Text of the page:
Nuclear Issue

  • 2022-12-07

    An Iranian official stresses that the West will face a negative response from Iran for igniting riots to pressure Iran in the nuclear talks. The security official told Al-Alam that several countries that intervened in the recent riots in Iran said they would stop supporting riots in the country if Tehran pours its oil and gas into the world market without any set conditions, accepts the West's viewpoints on the nuclear deal (the JCPOA), reaches settlements with Saudi Arabia over regional-related issues, and ends its cooperation with Russia.

  • 2022-12-05

    Rather than a traditional nuclear weapons program, Iran threatens the world with a program ready to produce nuclear weapons “on-demand.” Its readiness program poses a difficult challenge to the international community and the International Atomic Energy Agency (IAEA). Due to its past, large-scale nuclear weapons program, called the Amad Plan, Iran has a readiness program with less need for secret nuclear weapon development activities. Iran has advanced its nuclear weapons readiness under civilian nuclear and military non-nuclear cover projects. Using a civilian cover, Iran has in recent years successfully produced highly enriched uranium (HEU) and near HEU metal. Understanding the pace of Iran building nuclear weapons matters, in particular, for designing strategies against Iran moving to construct them.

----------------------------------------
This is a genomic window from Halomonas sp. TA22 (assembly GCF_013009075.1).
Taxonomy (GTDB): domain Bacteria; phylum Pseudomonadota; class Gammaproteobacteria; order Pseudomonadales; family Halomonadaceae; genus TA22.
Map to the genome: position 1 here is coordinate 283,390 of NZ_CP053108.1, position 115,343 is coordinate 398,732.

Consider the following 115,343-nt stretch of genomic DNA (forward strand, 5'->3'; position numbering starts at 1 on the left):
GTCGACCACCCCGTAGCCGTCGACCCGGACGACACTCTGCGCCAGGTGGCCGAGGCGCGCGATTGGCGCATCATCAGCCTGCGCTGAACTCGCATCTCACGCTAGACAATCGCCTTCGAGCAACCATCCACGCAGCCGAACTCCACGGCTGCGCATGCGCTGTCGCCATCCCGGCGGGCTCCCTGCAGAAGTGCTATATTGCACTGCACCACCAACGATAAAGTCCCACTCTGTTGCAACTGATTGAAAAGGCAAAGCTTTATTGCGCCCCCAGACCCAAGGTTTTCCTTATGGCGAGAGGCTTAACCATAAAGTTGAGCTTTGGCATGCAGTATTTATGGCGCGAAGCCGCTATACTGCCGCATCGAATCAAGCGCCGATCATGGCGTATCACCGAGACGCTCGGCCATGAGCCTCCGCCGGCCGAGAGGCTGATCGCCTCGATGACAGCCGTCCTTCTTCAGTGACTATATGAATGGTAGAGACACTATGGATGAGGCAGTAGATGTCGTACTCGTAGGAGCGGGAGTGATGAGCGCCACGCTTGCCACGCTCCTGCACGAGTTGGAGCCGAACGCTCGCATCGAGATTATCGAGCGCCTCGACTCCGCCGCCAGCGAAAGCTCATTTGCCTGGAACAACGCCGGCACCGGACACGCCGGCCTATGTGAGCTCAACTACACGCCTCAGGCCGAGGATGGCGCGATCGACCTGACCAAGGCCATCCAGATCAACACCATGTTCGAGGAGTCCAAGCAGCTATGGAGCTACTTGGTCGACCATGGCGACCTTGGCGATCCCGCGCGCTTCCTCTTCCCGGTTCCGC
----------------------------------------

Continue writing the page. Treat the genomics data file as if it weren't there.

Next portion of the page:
• 2022-12-02

    In September, Representative Mike Waltz (R-Florida) and Senator Joni Ernst (R-Iowa) introduced the PUNISH Act, a bill that would codify President Trump’s “maximum pressure” sanctions on Iran into law and prohibit the Biden administration from lifting sanctions if the US reenters a nuclear deal. Meanwhile, in October, Representative Jim Banks (R-Indiana) introduced a bill to impose sanctions on Iranian President Ebrahim Raisi and Iranian Supreme Leader Ayatollah Ali Khamenei.

  • 2022-12-01

    This report summarizes and assesses information in the International Atomic Energy Agency’s (IAEA) quarterly report for November 10, 2022, Verification and monitoring in the Islamic Republic of Iran in light of United Nations Security Council resolution 2231 (2015), including Iran’s compliance with the Joint Comprehensive Plan of Action (JCPOA) and updates issued on November 22 and 29, 2022. Iran continues to deploy advanced centrifuges at its three enrichment facilities at Natanz and Fordow in violation of the limitations outlined in the JCPOA. Under a revived JCPOA, Iran would be permitted to mothball its advanced centrifuges, shortening Iran’s breakout timeline and increasing its ability to build up its capability should the deal collapse or once enrichment capacity restrictions phase out starting in 2025. Iran continues to sideline the IAEA and has significantly reduced its ability to monitor Iran’s complex and growing nuclear program, which notably has undeclared nuclear materials and activities. The IAEA’s ability to detect diversion of nuclear materials, equipment, and other capabilities to undeclared facilities remains greatly diminished. In a recent press conference, as reported by the Jerusalem Post, IAEA Director General Grossi stated there is a “mass of activity about which we don’t know anything.”